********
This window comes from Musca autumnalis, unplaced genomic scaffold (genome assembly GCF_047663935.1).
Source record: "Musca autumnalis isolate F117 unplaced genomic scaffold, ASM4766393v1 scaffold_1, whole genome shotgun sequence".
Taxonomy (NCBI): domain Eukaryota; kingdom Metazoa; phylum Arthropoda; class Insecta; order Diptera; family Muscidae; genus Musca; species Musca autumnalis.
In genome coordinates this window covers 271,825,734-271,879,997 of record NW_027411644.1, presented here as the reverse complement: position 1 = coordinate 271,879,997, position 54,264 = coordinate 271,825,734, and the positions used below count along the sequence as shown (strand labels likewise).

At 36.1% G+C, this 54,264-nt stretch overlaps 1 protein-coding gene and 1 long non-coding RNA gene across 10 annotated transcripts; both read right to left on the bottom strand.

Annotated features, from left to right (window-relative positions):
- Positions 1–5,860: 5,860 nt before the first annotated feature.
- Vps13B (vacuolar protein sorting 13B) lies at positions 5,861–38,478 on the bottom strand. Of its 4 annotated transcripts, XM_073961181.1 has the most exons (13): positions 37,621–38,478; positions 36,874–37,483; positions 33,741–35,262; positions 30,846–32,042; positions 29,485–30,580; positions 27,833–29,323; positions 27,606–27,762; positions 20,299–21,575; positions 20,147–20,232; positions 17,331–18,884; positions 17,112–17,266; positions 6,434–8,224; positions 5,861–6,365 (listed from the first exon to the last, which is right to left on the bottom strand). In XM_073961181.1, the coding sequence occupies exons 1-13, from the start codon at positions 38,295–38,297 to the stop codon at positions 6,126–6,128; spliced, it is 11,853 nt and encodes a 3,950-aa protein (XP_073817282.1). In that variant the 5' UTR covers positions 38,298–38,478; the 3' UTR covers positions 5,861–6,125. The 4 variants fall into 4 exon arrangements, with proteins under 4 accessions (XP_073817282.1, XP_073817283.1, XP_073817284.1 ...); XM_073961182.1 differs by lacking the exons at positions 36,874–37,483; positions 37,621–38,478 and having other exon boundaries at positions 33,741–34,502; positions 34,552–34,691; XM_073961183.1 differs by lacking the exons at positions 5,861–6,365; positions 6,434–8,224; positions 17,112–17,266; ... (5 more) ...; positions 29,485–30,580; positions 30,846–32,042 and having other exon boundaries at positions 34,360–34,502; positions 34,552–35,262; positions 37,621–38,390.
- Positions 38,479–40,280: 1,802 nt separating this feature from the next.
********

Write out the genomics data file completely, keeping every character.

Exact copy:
This window comes from Musca autumnalis, unplaced genomic scaffold (genome assembly GCF_047663935.1).
Source record: "Musca autumnalis isolate F117 unplaced genomic scaffold, ASM4766393v1 scaffold_1, whole genome shotgun sequence".
Taxonomy (NCBI): domain Eukaryota; kingdom Metazoa; phylum Arthropoda; class Insecta; order Diptera; family Muscidae; genus Musca; species Musca autumnalis.
In genome coordinates this window covers 271,825,734-271,879,997 of record NW_027411644.1, presented here as the reverse complement: position 1 = coordinate 271,879,997, position 54,264 = coordinate 271,825,734, and the positions used below count along the sequence as shown (strand labels likewise).

At 36.1% G+C, this 54,264-nt stretch overlaps 1 protein-coding gene and 1 long non-coding RNA gene across 10 annotated transcripts; both read right to left on the bottom strand.

Annotated features, from left to right (window-relative positions):
- Positions 1–5,860: 5,860 nt before the first annotated feature.
- Vps13B (vacuolar protein sorting 13B) lies at positions 5,861–38,478 on the bottom strand. Of its 4 annotated transcripts, XM_073961181.1 has the most exons (13): positions 37,621–38,478; positions 36,874–37,483; positions 33,741–35,262; positions 30,846–32,042; positions 29,485–30,580; positions 27,833–29,323; positions 27,606–27,762; positions 20,299–21,575; positions 20,147–20,232; positions 17,331–18,884; positions 17,112–17,266; positions 6,434–8,224; positions 5,861–6,365 (listed from the first exon to the last, which is right to left on the bottom strand). In XM_073961181.1, the coding sequence occupies exons 1-13, from the start codon at positions 38,295–38,297 to the stop codon at positions 6,126–6,128; spliced, it is 11,853 nt and encodes a 3,950-aa protein (XP_073817282.1). In that variant the 5' UTR covers positions 38,298–38,478; the 3' UTR covers positions 5,861–6,125. The 4 variants fall into 4 exon arrangements, with proteins under 4 accessions (XP_073817282.1, XP_073817283.1, XP_073817284.1 ...); XM_073961182.1 differs by lacking the exons at positions 36,874–37,483; positions 37,621–38,478 and having other exon boundaries at positions 33,741–34,502; positions 34,552–34,691; XM_073961183.1 differs by lacking the exons at positions 5,861–6,365; positions 6,434–8,224; positions 17,112–17,266; ... (5 more) ...; positions 29,485–30,580; positions 30,846–32,042 and having other exon boundaries at positions 34,360–34,502; positions 34,552–35,262; positions 37,621–38,390.
- Positions 38,479–40,280: 1,802 nt separating this feature from the next.